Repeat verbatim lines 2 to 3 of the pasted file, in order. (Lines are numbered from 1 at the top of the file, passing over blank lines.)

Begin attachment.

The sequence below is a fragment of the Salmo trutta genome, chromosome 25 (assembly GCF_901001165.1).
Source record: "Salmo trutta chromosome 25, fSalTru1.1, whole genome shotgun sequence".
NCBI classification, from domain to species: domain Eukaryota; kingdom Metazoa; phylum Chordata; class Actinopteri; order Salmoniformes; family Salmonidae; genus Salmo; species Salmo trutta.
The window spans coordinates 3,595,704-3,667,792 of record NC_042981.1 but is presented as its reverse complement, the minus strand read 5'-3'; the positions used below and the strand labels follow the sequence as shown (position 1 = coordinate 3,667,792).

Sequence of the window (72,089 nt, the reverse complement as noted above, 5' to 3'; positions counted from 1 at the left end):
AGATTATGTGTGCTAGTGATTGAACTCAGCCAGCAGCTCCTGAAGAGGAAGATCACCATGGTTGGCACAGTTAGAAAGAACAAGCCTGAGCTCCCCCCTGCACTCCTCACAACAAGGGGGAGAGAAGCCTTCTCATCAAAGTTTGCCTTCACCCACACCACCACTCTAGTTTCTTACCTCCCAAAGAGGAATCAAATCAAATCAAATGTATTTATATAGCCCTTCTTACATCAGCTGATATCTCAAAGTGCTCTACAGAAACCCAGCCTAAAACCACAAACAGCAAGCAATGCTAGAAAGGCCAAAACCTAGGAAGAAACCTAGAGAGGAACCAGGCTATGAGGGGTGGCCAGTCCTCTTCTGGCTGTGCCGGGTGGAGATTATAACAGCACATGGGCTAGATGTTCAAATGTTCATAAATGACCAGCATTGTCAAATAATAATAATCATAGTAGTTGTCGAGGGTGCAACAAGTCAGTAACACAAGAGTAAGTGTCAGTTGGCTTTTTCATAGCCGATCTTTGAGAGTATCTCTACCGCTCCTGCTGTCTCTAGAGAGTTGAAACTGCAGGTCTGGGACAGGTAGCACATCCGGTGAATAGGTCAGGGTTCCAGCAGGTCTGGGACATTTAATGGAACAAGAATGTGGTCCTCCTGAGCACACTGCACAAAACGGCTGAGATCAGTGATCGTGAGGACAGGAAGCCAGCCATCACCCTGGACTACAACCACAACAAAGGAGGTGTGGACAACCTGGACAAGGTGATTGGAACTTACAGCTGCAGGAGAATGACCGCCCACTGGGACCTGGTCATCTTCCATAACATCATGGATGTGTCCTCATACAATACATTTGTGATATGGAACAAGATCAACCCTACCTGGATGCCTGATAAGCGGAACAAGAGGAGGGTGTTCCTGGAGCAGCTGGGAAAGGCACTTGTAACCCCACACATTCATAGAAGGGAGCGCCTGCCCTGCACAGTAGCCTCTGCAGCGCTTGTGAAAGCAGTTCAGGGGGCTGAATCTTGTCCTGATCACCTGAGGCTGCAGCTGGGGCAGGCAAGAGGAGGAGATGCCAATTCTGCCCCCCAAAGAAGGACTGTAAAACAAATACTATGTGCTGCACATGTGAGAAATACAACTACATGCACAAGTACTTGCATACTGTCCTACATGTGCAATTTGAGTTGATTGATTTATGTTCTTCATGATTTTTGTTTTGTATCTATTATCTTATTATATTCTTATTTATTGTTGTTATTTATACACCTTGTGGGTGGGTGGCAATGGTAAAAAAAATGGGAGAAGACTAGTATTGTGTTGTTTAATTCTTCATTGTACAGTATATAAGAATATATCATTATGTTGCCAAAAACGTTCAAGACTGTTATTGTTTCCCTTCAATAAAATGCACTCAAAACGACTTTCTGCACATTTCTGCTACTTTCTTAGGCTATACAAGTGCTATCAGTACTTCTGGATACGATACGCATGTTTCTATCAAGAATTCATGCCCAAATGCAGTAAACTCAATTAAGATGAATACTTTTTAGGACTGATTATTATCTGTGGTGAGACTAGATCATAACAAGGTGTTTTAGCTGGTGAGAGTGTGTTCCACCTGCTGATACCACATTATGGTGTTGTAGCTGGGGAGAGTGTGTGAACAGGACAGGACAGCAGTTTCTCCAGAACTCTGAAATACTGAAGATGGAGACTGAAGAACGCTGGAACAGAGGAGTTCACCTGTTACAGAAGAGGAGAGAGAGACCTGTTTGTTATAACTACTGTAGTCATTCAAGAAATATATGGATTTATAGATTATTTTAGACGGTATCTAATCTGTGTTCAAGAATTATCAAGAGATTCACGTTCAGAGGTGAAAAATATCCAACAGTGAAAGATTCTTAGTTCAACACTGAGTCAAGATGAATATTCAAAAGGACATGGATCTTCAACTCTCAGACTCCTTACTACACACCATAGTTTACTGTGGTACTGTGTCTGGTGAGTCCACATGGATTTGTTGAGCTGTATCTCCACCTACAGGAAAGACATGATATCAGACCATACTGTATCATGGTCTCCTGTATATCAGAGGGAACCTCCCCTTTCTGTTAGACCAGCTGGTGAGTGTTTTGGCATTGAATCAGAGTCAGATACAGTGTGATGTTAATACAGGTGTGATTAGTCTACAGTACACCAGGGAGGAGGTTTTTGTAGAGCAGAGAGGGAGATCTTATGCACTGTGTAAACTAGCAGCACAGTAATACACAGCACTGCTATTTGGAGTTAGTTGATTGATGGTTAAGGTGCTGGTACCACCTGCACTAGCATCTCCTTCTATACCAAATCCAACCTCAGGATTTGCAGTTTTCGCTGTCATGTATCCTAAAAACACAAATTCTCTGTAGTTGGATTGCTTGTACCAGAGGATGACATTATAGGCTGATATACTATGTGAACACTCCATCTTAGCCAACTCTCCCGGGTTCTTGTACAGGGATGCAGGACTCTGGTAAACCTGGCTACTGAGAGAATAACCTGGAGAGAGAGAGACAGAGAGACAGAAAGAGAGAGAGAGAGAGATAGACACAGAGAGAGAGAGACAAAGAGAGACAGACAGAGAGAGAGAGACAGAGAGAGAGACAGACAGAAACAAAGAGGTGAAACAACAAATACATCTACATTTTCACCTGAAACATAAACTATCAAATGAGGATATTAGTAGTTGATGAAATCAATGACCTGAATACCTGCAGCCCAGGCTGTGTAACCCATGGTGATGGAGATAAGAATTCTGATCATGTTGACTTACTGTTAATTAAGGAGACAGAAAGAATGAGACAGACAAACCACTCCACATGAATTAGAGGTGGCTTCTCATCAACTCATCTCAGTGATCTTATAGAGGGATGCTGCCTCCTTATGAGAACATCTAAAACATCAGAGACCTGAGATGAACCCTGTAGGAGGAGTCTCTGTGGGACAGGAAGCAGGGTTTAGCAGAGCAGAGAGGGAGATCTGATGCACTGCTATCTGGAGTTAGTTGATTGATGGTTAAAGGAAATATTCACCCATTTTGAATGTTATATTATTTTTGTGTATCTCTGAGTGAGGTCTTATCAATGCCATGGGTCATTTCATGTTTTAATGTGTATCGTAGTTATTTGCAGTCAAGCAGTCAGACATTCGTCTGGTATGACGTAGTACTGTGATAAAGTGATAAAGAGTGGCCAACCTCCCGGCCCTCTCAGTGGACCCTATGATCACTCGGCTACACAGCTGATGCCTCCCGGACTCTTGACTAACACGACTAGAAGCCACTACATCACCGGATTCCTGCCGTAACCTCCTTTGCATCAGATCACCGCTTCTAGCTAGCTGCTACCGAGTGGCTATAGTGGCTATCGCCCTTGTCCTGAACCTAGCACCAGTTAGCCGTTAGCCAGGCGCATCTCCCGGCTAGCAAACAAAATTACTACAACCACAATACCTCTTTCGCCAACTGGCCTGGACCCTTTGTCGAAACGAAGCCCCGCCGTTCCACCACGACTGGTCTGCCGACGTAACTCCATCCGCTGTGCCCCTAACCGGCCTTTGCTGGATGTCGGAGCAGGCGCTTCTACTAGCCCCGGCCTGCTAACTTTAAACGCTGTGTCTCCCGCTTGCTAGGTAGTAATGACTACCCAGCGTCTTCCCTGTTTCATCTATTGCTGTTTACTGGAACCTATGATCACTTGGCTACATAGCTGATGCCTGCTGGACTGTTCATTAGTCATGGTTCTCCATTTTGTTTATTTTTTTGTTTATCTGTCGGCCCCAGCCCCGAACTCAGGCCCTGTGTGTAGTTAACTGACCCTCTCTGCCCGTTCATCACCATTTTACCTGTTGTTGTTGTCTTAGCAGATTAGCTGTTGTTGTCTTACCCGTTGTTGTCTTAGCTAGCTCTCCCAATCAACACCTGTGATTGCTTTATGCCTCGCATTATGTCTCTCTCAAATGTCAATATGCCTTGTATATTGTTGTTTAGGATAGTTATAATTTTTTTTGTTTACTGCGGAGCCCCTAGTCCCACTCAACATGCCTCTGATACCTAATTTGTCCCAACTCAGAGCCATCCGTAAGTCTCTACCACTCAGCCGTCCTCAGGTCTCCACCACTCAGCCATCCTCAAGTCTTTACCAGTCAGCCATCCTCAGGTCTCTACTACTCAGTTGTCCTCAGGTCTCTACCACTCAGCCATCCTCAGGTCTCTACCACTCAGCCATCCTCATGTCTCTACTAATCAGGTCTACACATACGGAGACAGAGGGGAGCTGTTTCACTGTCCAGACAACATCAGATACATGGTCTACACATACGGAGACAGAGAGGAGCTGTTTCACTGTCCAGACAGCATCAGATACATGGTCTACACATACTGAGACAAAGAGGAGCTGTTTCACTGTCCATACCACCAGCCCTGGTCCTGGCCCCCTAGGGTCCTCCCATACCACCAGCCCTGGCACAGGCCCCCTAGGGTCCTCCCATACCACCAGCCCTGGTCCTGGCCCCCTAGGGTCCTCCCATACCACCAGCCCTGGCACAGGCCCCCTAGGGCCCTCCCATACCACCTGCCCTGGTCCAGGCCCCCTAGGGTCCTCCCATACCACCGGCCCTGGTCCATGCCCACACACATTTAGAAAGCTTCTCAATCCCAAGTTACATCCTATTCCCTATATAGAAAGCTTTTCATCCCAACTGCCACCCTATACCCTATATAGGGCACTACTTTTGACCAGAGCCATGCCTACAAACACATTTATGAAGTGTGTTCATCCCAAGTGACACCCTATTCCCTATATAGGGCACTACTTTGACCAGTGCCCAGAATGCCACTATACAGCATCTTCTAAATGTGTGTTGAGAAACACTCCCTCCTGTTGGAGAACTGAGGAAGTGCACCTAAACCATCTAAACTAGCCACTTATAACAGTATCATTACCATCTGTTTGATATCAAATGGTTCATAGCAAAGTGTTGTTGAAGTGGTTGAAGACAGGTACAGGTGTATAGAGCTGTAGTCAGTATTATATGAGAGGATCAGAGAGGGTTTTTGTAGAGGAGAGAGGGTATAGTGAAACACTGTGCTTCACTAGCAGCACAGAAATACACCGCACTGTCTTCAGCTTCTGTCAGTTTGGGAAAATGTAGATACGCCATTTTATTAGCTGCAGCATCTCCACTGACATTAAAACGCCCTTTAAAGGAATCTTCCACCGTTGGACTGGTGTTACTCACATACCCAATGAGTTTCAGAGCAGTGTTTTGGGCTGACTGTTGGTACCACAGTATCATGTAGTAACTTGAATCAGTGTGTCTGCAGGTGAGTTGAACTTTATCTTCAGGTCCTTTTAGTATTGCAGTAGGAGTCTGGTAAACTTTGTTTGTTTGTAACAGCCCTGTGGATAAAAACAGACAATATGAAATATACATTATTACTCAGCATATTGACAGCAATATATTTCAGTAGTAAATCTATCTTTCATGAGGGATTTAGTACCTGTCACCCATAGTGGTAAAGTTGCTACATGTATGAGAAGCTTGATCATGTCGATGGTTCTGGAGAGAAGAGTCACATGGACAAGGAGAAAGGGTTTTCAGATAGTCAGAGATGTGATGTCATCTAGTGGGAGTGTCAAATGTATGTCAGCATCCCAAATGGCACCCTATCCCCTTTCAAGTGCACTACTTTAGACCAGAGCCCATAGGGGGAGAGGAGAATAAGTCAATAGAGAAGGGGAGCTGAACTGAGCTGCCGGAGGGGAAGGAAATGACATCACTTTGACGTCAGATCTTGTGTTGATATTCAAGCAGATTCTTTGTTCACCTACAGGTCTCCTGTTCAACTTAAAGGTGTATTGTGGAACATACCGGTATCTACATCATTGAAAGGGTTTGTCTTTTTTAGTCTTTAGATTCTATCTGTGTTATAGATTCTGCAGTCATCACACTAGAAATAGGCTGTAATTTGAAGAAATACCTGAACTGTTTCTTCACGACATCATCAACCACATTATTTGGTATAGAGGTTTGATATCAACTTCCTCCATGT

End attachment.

Source record: "Salmo trutta chromosome 25, fSalTru1.1, whole genome shotgun sequence".
NCBI classification, from domain to species: domain Eukaryota; kingdom Metazoa; phylum Chordata; class Actinopteri; order Salmoniformes; family Salmonidae; genus Salmo; species Salmo trutta.